• SutherlandGold

Leadership Communication at Different Stages of Growth



Effective leadership has always been intertwined with effective communication, but the stakes — and demands — are higher than ever for the C-Suite. In the past, executives were spokespeople for their businesses with polished thought leadership programs for sharing their opinions, insights, and ideas with the media. Today, leaders are walking, talking, zooming, tweeting, podcasting representations of their brands’ values, purposes, and behaviors. Leadership communication is what leaders think AND how they engage.


As Carol Tomé, who came out of retirement to take the helm at UPS during the pandemic, recently put it bluntly, “[our jobs] have changed a lot, because we’re expected to be out there with comments and points of view on almost everything.”


In 2020, we spent several months documenting the visibility, engagement and leadership communication efforts of ten influential CEOs of high-growth companies to understand how they were adapting in a remote world. We noticed consistent patterns around how executives leverage different channels for different activities at various stages of growth. This helped us develop four personas that executives can use to map their leadership communication objectives, style, channel priorities, and benchmarks to measure performance.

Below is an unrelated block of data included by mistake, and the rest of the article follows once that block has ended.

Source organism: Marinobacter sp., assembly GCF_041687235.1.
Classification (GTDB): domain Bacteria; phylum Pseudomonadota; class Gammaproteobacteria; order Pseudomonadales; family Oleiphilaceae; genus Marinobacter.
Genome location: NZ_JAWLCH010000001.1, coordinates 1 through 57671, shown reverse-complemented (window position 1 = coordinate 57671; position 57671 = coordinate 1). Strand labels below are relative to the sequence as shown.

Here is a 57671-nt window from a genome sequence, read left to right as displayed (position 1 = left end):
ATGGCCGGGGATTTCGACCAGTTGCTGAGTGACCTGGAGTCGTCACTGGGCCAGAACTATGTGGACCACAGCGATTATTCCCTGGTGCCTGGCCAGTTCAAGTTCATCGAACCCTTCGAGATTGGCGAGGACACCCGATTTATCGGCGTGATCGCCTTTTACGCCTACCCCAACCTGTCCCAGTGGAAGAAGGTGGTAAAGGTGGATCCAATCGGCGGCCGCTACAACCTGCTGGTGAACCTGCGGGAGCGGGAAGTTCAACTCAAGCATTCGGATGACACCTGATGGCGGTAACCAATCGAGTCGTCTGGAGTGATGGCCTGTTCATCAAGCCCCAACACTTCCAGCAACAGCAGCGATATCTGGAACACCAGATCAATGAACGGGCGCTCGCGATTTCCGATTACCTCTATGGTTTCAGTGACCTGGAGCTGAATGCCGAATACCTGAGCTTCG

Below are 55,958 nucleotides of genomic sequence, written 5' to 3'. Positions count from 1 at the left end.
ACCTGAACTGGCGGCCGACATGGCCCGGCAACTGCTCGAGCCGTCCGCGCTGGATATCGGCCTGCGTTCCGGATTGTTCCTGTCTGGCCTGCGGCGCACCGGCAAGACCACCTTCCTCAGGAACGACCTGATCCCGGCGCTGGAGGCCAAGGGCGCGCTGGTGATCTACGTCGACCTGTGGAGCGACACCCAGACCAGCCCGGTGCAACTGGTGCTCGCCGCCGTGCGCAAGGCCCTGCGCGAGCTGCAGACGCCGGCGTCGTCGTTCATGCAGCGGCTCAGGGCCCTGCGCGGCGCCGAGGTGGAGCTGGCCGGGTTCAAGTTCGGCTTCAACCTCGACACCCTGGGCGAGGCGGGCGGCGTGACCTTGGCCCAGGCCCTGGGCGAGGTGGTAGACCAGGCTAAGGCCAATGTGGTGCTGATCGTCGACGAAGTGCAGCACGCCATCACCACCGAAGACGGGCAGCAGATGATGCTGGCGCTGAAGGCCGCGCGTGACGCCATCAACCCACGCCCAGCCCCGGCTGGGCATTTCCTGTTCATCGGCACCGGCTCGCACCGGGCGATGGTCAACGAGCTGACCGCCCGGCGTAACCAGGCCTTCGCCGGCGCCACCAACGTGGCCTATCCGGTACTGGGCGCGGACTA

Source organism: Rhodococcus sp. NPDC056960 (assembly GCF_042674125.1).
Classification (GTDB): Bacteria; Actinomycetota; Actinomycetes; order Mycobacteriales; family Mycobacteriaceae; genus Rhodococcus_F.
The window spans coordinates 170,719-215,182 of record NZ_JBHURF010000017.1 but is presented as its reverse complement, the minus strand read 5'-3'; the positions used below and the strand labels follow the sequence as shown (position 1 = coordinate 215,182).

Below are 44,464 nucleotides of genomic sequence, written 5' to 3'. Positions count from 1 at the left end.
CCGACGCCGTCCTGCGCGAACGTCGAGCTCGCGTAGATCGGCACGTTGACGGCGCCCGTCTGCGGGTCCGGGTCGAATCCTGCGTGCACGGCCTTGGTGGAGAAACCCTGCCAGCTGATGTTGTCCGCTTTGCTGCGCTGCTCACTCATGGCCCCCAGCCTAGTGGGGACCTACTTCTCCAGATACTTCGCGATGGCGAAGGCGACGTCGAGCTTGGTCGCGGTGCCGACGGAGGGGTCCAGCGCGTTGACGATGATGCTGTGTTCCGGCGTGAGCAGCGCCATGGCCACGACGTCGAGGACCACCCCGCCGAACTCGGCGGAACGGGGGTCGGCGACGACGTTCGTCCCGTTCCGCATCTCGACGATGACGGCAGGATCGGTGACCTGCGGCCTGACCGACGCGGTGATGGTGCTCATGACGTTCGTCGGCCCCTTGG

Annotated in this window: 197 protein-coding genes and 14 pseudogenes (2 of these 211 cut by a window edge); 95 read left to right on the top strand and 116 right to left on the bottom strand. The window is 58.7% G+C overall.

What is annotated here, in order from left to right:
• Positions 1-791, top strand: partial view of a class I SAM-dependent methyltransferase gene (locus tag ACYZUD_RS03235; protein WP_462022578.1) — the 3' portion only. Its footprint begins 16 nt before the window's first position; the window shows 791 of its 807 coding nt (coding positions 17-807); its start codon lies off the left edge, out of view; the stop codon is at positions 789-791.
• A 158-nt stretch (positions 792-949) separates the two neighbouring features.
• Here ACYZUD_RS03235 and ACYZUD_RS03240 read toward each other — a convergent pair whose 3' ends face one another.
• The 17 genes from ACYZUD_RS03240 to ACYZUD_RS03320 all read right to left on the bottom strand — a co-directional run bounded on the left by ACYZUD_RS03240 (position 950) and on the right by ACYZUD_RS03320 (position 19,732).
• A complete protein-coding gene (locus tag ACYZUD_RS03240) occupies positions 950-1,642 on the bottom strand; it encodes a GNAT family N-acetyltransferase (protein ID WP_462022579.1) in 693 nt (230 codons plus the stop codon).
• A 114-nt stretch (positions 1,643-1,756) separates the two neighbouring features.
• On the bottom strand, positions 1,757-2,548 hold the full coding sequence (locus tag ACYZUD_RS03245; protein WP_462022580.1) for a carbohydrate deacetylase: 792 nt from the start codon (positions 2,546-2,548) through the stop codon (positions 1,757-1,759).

Since introducing our Leadership Communication Scorecard, we’ve received an influx of requests from companies at every growth stage seeking help with raising executive profiles to attract funding, talent, and investment. The three most common drivers of this need are:

  • Funding. Exploding investments in healthcare, fintech, and edutech as a result of COVID.

  • Recruiting. The increasingly competitive war for talent against the backdrop of a shift in workplace culture emphasizes company values.

  • Public readiness. In a word, SPACS.

As we steer our clients through the constantly changing communications landscape, our strategic counsel is informed by active data tracking the performance of leadership communication activities. Here is a sample of how we track, optimize and measure leadership communication. This dashboard is based on the Changemaker persona.



While evaluating and measuring the performance of your communications is essential, it’s equally important to stay laser-focused on the most salient storytelling objectives for your company’s size and trajectory. We developed the following framework to help guide leaders at different stages of growth.


Startups: Seed to Series A

When you’re an early-stage startup, your communication priority should be focused on attracting the next round of investment and establishing your brand story and position in the marketplace. Leaders must have a strong investor deck in the early investment stage that tells a compelling brand story, new products/services, high-profile executive hires, and customer success stories to share with the media.

  • Objective: Establish your brand story, positioning, and differentiators. Build relationships with key media/influencers, develop awareness for your brand, increase your share of voice among competitors, and create content to introduce your company and its role in the market.

  • Goals: Land coverage in one or two business media outlets and secure top-tier trade media/influencer mentions. Increase website visits, gain a larger share of voice among competitors and increase social media following all by about 10%.

  • Audiences: Investors, customers, influencers, media, employees